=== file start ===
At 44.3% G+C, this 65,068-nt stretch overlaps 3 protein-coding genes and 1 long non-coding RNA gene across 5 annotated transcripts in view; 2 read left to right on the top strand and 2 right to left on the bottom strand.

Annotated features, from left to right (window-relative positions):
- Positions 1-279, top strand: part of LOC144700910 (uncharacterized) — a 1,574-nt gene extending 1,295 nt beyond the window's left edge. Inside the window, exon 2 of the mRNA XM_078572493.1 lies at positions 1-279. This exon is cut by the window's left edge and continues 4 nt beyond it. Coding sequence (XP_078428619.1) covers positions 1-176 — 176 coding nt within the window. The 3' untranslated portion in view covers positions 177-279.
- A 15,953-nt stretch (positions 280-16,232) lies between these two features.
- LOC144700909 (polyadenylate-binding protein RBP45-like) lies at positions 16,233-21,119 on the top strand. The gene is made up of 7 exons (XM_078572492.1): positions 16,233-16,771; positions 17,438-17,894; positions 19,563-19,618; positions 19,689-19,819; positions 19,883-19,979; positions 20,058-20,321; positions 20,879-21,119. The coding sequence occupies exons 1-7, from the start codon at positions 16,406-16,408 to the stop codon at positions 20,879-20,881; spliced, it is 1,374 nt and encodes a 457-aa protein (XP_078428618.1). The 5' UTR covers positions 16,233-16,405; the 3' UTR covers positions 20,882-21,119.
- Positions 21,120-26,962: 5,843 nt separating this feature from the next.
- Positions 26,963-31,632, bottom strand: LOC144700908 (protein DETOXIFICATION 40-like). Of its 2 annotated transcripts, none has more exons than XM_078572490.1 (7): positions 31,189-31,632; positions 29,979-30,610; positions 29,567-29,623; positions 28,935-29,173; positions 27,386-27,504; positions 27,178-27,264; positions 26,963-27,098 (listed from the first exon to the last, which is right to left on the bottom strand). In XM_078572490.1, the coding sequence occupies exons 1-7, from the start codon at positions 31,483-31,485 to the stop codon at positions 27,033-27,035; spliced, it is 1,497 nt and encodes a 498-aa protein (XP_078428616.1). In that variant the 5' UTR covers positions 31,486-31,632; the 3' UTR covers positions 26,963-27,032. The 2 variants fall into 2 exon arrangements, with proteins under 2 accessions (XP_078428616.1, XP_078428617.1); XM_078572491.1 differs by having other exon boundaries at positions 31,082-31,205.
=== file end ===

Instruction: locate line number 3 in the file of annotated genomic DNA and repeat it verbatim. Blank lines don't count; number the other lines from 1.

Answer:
- Positions 1-279, top strand: part of LOC144700910 (uncharacterized) — a 1,574-nt gene extending 1,295 nt beyond the window's left edge. Inside the window, exon 2 of the mRNA XM_078572493.1 lies at positions 1-279. This exon is cut by the window's left edge and continues 4 nt beyond it. Coding sequence (XP_078428619.1) covers positions 1-176 — 176 coding nt within the window. The 3' untranslated portion in view covers positions 177-279.